With over 5 million followers on TikTok, Retirement House has officially gone viral, even if most of the account’s cast members didn’t know what the platform was when they got the gig. We chatted with the on-screen talent — and the two producers behind the scenes — about what internet fame has meant to them at this phase of their lives, and how they’ve managed to age oh so gracefully.
Who says you can’t teach an old dog new tricks?
Retirement House, a TikTok channel that features six septua- and octogenarians living in something like a parody of a content house for influencers, has taken social media by storm. The account posts a mix of content featuring its senior stars, from scripted sketches to viral dances, music video recreations, and other viral trends.
The idea for the channel came from two producers, Brandon Chase and Adi Azran, who are both in their mid-20s and are content makers at the youth-focused media brand Flighthouse.
“We’d never seen a show on TikTok with like, a cast of characters,” said Azran, who found inspiration when one night he scrolled across a video of someone’s grandma delivering a cheesy pickup line, which had 3 million views. “I thought, ‘Oh my God, what if the cast of characters was all senior citizens?’”
The content game
While the cast of Retirement House doesn’t actually live together in the Los Angeles residence at which they shoot their videos, the cast and crew seems to always be having a great time on set.
“We show up, we laugh for eight hours, then we go home,” said Gaylynn Baker, who plays Mabel. Baker, 86, is a dancer who has performed and taught all her life, and is now famous for dancing on top of tables in Retirement House videos. “How I got lucky enough for this to be one of my last chapters, I don’t even know,” she said.
“No one on the cast is hard to get along with,” said Jerry Boyd (AKA Curtis), whose only acting credit before Retirement House was playing a pimp on an episode of Hawaii 5-0 about 50 years ago. “You might have a difference of opinion with someone, but we all get along like we’re siblings, and that’s great.”
Chase and Azran are the creative minds behind all of Retirement House’s videos. They script some longer sketches (such as the new series they just launched, called “Three Grandpas on a Bench”), but almost always have more success spoofing viral trends they come across, like a music video they made for the PinkPantheress and Ice Spice song “Boy’s a liar Pt. 2,” which was viewed over 13.5 million times and scored 2.3 million likes.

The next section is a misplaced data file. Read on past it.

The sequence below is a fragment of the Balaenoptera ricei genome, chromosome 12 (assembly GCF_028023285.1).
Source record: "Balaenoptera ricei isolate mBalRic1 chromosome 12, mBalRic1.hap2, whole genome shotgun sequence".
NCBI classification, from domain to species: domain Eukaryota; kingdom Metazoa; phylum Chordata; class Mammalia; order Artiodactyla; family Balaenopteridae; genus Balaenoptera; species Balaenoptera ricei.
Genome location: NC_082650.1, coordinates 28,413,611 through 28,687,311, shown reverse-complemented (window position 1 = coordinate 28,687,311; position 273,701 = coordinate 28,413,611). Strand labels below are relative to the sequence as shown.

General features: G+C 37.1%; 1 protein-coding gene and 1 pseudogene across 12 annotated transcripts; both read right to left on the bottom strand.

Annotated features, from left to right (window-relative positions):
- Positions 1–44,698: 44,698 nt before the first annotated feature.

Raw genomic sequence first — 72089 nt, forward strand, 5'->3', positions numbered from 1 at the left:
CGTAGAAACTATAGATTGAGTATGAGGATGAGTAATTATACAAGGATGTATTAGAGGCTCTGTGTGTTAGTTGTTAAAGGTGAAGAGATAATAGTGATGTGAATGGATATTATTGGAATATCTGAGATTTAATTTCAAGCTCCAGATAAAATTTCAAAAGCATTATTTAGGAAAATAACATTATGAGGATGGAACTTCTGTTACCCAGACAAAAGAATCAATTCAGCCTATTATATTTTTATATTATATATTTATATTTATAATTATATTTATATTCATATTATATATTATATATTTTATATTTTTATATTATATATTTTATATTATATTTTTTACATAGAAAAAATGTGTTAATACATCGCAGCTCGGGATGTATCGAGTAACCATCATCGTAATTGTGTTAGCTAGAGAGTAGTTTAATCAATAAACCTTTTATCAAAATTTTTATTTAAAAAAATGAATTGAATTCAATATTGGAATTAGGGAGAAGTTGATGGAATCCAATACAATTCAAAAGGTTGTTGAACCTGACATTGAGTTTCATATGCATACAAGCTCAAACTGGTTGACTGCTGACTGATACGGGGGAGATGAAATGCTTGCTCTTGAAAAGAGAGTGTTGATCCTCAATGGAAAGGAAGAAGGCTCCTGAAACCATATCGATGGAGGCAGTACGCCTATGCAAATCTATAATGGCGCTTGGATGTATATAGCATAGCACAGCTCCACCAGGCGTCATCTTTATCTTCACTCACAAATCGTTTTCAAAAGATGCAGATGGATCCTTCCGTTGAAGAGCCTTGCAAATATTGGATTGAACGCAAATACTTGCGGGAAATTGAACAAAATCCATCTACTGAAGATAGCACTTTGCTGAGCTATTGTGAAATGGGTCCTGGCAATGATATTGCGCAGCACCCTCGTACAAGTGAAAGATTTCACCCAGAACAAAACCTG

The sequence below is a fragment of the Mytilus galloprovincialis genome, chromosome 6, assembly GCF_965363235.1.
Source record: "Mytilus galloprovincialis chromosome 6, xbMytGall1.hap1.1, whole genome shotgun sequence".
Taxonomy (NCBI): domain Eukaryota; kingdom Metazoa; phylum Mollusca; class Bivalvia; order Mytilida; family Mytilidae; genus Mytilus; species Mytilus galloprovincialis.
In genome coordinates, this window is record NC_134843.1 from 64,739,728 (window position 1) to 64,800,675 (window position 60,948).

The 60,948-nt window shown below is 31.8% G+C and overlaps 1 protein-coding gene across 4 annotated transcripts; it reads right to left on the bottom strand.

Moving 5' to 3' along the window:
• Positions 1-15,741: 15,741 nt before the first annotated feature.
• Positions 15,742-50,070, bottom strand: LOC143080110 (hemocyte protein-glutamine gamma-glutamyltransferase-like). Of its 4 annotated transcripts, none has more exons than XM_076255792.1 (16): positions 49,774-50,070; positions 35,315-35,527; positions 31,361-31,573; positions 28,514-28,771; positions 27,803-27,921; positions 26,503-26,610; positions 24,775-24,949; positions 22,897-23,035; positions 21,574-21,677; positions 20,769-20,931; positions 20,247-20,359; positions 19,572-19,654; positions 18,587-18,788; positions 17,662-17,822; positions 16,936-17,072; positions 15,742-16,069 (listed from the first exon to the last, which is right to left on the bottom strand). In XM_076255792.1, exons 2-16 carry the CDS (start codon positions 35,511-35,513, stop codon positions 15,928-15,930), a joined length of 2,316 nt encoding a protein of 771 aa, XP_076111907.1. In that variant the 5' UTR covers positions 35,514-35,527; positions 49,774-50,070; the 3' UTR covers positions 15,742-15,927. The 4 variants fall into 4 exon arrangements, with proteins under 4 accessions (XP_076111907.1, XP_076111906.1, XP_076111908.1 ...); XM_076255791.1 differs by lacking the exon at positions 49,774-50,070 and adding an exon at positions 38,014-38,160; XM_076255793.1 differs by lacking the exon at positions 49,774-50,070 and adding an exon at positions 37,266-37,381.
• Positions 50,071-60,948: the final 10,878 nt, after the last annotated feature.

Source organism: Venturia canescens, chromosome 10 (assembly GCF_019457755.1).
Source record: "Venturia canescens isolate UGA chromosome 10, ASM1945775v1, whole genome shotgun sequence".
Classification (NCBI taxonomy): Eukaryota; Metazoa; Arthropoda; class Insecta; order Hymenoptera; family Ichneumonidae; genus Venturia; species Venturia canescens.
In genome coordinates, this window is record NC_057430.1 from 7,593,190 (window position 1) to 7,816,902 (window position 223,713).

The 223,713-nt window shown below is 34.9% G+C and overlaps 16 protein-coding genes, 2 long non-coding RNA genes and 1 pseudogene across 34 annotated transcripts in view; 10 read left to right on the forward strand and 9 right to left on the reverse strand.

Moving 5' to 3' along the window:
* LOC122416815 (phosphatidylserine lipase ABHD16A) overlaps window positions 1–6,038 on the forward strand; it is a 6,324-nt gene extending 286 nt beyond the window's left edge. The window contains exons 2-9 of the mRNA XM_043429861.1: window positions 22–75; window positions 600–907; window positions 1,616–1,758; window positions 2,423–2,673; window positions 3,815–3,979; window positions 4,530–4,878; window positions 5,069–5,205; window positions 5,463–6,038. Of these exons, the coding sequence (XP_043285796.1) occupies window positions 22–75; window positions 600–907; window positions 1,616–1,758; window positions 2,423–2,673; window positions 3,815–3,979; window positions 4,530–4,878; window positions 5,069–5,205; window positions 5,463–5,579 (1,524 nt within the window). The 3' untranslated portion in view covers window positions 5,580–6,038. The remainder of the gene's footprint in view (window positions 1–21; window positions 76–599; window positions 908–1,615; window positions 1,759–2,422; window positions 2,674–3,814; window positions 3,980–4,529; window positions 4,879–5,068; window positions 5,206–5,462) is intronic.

Bridging the generation gap
The cast often doesn’t know the context behind what they’re parodying when they start shooting, but the producers try their best to make sure everyone is eventually in on the joke.
“Everything is done with such respect and such patience —we never have a problem with the generation gap,” said Patty Yulish, 82, who plays Bubbe and is known for her remarkable ability to do the splits. “We’ll go out to dinner with [Chase and Azran] and always have a great time.”
That respect and trust goes both ways.
“I’ll do anything for a laugh,” said Chuck Lacy (AKA Eugene), remembering a time he wore adult diapers for a sketch. “The producers will always ask us if we’re OK with whatever they ask us to do, but we’ll all do just about anything.”
“They’re at that age where you stop caring so much about what people think about you,” Chase said. “They just have this sense of freedom that’s infectious.”
Many of the Retirement House cast members had worked in smaller-time entertainment roles before booking this gig, but none had ever reached an audience this large (or young) before. The community feedback has been overwhelmingly positive.
“We really touch people, I love the comments we get,” said Monterey Morrissey, who was an actor in Northern California before coming to L.A. and landing the role of Larry. “‘You’re the bright spot in my day.’ ‘My grandparents are gone and it really means a lot to see you guys — you remind me of them.’”
Retirement House’s videos do more than just entertain. They’re showing younger generations that getting older doesn’t mean you just have to take medication and sit in front of the TV. Laughing, playing, creating, finding your space in a community — these are things all people can and should do, regardless of age.
“There are so many ways the society we live in tries to convince us that we’re older,” Baker said. “Aging is wonderful and glorious and full of surprises — but don’t let them trick you into getting old!”